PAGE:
Interesting book with detailed accounts of numerous experiments to assess happiness. If you like studies such with fake probes being attached to people’s foreheads to mislead participants to thinking that the facial muscles are being studied (whereas subjective happiness is being studied) you will like this book. This study assessed the effect a smile has on reported happiness and showed that smiling did increase reported happiness. Therefore book suggests regular smiling for at least 20 seconds increases your happiness. In addition walking purposefully, as opposed to stooped with hesitant strides helps your happiness. When shaking hands do so smoothly and firmly up and down, this boosts the other persons feelings towards you, even mentions a study to back this up!
Interesting experiments in which children were divided into two groups for three weeks and observed and then rivalries between these groups were induced. The learning point was that you could get them to also cooperate and like each other with an intervention by getting them to share tasks to perform a mutual goal.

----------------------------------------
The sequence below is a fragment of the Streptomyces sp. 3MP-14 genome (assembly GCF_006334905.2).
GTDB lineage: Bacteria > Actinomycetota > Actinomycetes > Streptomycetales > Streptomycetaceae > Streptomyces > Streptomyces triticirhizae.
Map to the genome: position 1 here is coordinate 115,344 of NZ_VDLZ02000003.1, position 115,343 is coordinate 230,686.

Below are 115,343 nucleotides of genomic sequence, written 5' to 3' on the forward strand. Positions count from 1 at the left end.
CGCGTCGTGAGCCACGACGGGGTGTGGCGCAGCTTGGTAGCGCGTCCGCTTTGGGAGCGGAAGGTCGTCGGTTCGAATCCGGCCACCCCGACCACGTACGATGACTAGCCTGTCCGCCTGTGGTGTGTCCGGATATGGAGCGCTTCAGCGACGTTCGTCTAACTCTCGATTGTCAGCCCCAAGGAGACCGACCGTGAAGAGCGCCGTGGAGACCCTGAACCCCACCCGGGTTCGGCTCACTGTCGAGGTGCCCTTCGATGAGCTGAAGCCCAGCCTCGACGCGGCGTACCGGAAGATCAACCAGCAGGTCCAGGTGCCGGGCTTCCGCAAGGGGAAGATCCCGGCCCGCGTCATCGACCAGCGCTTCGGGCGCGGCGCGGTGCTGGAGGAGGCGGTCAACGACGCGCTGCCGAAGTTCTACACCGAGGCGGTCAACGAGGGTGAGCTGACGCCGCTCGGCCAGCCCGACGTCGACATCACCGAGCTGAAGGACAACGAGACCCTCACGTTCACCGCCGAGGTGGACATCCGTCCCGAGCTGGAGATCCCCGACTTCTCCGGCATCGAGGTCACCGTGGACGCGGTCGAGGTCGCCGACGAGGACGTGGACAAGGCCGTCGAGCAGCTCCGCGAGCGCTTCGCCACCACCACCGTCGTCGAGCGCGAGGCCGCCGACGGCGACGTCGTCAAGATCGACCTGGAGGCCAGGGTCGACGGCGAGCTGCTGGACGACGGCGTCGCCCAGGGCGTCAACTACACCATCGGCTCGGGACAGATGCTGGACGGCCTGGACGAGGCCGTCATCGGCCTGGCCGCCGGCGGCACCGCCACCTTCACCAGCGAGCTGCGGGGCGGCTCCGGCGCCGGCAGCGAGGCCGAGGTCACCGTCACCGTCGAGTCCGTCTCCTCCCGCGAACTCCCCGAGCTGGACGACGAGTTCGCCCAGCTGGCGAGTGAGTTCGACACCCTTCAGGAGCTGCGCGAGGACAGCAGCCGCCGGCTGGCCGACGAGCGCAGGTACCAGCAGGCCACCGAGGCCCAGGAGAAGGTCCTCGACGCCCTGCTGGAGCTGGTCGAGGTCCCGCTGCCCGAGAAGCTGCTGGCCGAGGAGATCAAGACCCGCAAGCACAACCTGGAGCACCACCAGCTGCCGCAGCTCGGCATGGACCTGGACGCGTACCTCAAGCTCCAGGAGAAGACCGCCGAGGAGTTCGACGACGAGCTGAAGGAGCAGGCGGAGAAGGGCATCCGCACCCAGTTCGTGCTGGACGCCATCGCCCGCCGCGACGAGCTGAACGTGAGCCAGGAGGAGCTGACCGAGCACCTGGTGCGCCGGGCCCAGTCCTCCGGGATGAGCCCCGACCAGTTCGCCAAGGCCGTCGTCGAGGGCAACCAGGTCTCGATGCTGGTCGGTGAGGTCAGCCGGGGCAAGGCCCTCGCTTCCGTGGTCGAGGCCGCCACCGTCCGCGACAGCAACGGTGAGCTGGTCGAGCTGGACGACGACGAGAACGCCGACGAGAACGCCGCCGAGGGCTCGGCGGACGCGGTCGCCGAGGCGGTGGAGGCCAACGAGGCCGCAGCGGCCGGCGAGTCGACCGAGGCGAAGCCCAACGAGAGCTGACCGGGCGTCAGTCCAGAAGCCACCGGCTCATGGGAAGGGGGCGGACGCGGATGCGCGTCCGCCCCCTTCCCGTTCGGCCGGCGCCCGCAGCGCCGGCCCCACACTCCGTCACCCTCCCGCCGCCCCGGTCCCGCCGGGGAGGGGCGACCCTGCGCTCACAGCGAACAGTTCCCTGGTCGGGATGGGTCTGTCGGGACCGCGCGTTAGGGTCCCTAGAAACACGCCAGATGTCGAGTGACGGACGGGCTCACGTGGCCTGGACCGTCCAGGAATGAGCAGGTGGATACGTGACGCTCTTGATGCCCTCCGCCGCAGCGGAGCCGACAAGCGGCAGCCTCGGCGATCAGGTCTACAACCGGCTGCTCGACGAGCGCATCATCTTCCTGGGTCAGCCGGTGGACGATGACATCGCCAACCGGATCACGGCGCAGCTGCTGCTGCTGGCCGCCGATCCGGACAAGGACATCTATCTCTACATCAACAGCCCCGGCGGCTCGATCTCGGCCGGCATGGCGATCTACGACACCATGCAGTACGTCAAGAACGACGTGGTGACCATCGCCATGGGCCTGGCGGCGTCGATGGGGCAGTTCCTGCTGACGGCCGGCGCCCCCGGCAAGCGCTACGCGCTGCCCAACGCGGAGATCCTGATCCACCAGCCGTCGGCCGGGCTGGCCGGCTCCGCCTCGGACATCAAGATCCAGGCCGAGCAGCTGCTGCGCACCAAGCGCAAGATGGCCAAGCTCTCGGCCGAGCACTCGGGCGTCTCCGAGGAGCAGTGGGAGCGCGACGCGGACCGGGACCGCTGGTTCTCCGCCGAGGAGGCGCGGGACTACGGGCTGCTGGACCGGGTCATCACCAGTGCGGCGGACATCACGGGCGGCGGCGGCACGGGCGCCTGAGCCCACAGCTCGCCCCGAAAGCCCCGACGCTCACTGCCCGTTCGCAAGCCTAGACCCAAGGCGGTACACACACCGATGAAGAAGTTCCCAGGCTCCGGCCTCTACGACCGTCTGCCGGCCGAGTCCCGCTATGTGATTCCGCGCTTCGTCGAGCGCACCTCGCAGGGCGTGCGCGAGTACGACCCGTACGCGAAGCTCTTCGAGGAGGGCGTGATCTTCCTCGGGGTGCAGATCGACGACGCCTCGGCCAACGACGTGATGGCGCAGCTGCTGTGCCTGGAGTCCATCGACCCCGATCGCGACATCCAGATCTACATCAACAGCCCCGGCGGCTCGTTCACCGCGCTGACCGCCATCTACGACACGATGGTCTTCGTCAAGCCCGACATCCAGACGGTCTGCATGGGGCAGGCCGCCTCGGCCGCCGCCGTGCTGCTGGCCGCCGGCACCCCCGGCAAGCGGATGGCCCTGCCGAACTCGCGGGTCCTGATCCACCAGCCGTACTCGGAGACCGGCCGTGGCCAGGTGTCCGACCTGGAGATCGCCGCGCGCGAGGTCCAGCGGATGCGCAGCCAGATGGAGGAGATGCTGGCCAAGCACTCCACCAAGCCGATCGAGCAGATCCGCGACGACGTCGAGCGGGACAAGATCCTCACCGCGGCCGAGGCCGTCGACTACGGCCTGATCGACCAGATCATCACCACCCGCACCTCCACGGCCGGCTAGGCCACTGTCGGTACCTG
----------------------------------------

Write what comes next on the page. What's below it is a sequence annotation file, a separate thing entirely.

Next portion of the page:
Mentions the ‘jigsaw method’ for teaching in which you split a class into groups of people from different backgrounds to work together. Each person is responsible for a component of the task, they meet members from other teams responsible for the same part and then feedback learning to their group. As the team is marked as one the group soon cooperate rather than dislike people of different backgrounds.
Suggests If you clench your fist you will feel more confident. Outlines trials in which people’s opinions and confidence is assessed by putting them in scenarios such as making them eat worms. Another study even looks at height of virtual world of warcraft characters and how much they achieve. Some situations lower self confidence which goes down to the chicken and egg question in terms of why confident people may do more. Suggests new experiences boost confidence but you need to be willing to try these.
The main concept the book highlights is the “as if” concept. If you want to possess a quality then act as if you already have it, this then boosts your ability to actual possess this.